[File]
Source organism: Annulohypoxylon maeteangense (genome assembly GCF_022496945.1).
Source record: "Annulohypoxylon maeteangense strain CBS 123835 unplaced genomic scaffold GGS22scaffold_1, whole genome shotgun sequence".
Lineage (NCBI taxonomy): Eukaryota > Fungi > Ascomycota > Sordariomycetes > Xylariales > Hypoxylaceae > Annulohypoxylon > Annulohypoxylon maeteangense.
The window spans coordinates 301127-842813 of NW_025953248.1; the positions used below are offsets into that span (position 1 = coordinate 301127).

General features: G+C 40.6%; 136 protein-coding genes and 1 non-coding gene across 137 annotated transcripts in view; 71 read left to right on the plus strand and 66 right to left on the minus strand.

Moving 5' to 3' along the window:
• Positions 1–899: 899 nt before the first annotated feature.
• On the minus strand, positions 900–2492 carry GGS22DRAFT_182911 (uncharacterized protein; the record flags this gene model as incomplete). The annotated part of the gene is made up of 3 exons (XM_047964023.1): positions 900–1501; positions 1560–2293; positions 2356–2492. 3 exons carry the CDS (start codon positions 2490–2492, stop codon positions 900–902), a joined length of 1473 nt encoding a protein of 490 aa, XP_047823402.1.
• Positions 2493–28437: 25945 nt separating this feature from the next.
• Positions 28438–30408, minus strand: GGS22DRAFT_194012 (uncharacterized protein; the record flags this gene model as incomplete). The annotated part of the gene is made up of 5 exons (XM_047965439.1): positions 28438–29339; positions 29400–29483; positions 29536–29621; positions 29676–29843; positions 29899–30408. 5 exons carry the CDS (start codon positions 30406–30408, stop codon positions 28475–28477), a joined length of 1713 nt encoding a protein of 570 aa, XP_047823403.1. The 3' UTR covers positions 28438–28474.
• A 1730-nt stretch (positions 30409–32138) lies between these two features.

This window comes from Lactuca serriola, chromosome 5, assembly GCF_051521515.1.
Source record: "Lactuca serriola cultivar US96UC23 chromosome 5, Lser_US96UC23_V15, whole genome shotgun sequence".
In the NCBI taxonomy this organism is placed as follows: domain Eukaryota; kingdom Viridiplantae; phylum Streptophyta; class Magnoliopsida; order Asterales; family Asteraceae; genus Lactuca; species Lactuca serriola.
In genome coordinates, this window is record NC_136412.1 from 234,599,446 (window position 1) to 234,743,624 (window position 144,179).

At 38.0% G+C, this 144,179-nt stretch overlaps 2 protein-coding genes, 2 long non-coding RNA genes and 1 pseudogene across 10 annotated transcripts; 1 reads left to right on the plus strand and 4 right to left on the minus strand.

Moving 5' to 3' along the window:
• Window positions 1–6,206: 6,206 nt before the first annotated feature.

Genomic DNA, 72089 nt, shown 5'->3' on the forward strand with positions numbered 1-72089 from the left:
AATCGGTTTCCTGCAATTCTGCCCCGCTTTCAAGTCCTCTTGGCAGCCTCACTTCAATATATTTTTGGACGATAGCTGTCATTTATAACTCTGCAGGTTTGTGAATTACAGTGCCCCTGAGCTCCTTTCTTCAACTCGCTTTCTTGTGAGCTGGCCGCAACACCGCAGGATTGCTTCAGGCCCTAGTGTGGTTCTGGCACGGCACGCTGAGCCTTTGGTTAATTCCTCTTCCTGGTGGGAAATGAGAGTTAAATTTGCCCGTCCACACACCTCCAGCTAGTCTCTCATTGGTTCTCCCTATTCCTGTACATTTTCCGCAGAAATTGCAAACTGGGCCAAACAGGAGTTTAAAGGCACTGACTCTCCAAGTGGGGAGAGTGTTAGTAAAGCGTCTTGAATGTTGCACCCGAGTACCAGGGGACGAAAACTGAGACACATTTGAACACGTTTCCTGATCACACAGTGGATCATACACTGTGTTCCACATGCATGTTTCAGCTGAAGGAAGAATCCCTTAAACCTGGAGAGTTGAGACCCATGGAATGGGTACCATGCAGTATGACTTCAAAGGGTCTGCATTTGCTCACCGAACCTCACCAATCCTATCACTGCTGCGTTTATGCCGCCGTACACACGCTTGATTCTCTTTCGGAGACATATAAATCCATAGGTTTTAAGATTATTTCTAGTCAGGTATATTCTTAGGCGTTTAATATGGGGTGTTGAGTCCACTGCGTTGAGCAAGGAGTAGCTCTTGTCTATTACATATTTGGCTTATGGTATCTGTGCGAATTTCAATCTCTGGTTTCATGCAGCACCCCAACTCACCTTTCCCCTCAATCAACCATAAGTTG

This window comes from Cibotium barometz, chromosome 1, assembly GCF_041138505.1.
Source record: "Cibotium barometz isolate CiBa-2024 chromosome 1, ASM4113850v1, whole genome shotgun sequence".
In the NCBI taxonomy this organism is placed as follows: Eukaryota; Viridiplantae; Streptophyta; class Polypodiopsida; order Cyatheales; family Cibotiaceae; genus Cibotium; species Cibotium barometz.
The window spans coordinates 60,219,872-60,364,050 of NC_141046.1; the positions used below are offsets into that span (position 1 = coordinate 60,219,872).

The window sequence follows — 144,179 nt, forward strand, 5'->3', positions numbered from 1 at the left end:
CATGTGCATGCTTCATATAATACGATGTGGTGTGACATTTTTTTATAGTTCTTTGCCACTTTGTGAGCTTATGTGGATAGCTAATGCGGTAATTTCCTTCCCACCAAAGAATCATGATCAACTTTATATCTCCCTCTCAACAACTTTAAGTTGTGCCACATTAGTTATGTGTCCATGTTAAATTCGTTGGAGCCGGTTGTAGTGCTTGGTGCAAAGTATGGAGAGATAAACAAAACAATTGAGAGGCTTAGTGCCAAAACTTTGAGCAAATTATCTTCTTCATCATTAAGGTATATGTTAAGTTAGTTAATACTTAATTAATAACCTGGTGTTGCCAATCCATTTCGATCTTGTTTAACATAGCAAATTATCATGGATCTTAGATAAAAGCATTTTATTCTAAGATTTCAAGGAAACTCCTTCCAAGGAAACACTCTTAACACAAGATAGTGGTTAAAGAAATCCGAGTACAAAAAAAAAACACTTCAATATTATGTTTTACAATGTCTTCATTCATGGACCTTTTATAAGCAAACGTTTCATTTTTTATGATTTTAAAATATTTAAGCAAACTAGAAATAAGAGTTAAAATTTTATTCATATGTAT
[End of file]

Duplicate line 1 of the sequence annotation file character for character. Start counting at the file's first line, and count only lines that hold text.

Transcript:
Source organism: Annulohypoxylon maeteangense (genome assembly GCF_022496945.1).